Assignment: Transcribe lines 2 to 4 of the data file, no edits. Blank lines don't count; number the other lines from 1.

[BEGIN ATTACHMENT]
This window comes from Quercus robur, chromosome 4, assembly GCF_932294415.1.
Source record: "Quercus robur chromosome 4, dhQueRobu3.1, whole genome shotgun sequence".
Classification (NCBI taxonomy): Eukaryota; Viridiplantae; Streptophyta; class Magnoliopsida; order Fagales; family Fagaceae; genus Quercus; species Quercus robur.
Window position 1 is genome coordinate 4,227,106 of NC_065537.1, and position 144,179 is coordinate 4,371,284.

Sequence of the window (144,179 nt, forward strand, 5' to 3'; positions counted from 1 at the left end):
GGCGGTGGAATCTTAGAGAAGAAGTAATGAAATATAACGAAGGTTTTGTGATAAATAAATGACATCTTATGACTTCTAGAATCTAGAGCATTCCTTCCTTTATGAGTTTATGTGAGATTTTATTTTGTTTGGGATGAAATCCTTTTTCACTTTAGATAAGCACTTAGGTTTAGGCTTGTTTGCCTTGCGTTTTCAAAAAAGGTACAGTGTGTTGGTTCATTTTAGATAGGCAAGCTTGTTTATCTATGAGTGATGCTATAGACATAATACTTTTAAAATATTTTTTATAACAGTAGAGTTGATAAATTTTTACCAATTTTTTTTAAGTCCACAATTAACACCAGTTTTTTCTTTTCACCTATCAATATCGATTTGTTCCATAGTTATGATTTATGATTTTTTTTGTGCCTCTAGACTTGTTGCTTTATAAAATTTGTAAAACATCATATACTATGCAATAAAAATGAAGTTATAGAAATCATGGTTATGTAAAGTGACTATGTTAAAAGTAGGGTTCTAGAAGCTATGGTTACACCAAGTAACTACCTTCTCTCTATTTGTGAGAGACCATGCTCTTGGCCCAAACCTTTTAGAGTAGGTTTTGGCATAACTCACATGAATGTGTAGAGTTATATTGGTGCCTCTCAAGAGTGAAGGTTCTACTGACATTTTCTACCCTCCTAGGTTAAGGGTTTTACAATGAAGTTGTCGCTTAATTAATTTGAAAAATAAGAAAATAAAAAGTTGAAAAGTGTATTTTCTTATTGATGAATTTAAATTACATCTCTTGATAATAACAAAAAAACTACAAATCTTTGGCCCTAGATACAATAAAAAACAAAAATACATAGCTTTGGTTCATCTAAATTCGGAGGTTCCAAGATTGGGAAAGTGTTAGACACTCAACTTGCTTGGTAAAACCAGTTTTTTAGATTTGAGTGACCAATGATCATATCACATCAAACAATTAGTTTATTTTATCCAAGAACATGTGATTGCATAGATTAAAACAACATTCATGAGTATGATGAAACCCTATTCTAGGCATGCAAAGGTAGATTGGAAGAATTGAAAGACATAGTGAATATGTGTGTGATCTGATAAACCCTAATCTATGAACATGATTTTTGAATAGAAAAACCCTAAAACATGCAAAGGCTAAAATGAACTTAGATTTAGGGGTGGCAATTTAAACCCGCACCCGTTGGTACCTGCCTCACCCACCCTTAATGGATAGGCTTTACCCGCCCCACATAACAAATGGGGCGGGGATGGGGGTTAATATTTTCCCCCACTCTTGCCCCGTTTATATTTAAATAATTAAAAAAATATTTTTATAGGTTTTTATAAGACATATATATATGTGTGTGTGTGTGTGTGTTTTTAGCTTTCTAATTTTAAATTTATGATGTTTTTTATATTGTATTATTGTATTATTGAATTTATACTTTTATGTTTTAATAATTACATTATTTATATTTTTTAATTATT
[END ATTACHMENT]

Source record: "Quercus robur chromosome 4, dhQueRobu3.1, whole genome shotgun sequence".
Classification (NCBI taxonomy): Eukaryota; Viridiplantae; Streptophyta; class Magnoliopsida; order Fagales; family Fagaceae; genus Quercus; species Quercus robur.
Window position 1 is genome coordinate 4,227,106 of NC_065537.1, and position 144,179 is coordinate 4,371,284.